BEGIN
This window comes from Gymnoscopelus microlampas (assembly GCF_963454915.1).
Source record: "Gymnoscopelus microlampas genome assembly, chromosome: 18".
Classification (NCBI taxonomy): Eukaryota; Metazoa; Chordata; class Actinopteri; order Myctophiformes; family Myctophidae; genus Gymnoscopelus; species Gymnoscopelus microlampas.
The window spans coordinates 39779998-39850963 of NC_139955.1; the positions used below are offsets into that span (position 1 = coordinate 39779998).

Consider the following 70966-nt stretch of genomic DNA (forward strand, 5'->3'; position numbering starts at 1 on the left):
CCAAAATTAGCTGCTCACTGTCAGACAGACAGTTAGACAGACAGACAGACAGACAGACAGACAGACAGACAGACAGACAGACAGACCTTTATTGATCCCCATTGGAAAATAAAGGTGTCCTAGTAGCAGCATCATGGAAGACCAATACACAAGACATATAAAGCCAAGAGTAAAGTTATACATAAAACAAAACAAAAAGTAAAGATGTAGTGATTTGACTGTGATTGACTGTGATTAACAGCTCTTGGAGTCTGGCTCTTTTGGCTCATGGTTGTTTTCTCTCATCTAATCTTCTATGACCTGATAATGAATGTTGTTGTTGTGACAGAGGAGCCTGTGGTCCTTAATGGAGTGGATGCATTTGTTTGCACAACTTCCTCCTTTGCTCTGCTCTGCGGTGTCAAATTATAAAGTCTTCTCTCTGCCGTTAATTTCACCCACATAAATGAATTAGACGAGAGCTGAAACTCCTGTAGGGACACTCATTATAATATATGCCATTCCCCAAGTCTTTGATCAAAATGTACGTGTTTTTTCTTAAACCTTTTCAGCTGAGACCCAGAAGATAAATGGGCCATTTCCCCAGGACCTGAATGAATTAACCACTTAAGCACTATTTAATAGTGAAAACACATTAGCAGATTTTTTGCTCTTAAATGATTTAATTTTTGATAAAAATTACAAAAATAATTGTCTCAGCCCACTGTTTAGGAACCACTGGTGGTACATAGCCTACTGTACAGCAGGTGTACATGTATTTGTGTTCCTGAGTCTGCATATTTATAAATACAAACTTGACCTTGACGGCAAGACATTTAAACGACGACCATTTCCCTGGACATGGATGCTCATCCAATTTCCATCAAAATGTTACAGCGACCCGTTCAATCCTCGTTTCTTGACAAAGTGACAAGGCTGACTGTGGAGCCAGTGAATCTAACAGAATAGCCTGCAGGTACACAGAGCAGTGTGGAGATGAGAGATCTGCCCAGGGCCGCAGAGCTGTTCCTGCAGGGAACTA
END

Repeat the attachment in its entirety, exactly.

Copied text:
This window comes from Gymnoscopelus microlampas (assembly GCF_963454915.1).
Source record: "Gymnoscopelus microlampas genome assembly, chromosome: 18".
Classification (NCBI taxonomy): Eukaryota; Metazoa; Chordata; class Actinopteri; order Myctophiformes; family Myctophidae; genus Gymnoscopelus; species Gymnoscopelus microlampas.
The window spans coordinates 39779998-39850963 of NC_139955.1; the positions used below are offsets into that span (position 1 = coordinate 39779998).

Consider the following 70966-nt stretch of genomic DNA (forward strand, 5'->3'; position numbering starts at 1 on the left):
CCAAAATTAGCTGCTCACTGTCAGACAGACAGTTAGACAGACAGACAGACAGACAGACAGACAGACAGACAGACAGACAGACAGACCTTTATTGATCCCCATTGGAAAATAAAGGTGTCCTAGTAGCAGCATCATGGAAGACCAATACACAAGACATATAAAGCCAAGAGTAAAGTTATACATAAAACAAAACAAAAAGTAAAGATGTAGTGATTTGACTGTGATTGACTGTGATTAACAGCTCTTGGAGTCTGGCTCTTTTGGCTCATGGTTGTTTTCTCTCATCTAATCTTCTATGACCTGATAATGAATGTTGTTGTTGTGACAGAGGAGCCTGTGGTCCTTAATGGAGTGGATGCATTTGTTTGCACAACTTCCTCCTTTGCTCTGCTCTGCGGTGTCAAATTATAAAGTCTTCTCTCTGCCGTTAATTTCACCCACATAAATGAATTAGACGAGAGCTGAAACTCCTGTAGGGACACTCATTATAATATATGCCATTCCCCAAGTCTTTGATCAAAATGTACGTGTTTTTTCTTAAACCTTTTCAGCTGAGACCCAGAAGATAAATGGGCCATTTCCCCAGGACCTGAATGAATTAACCACTTAAGCACTATTTAATAGTGAAAACACATTAGCAGATTTTTTGCTCTTAAATGATTTAATTTTTGATAAAAATTACAAAAATAATTGTCTCAGCCCACTGTTTAGGAACCACTGGTGGTACATAGCCTACTGTACAGCAGGTGTACATGTATTTGTGTTCCTGAGTCTGCATATTTATAAATACAAACTTGACCTTGACGGCAAGACATTTAAACGACGACCATTTCCCTGGACATGGATGCTCATCCAATTTCCATCAAAATGTTACAGCGACCCGTTCAATCCTCGTTTCTTGACAAAGTGACAAGGCTGACTGTGGAGCCAGTGAATCTAACAGAATAGCCTGCAGGTACACAGAGCAGTGTGGAGATGAGAGATCTGCCCAGGGCCGCAGAGCTGTTCCTGCAGGGAACTA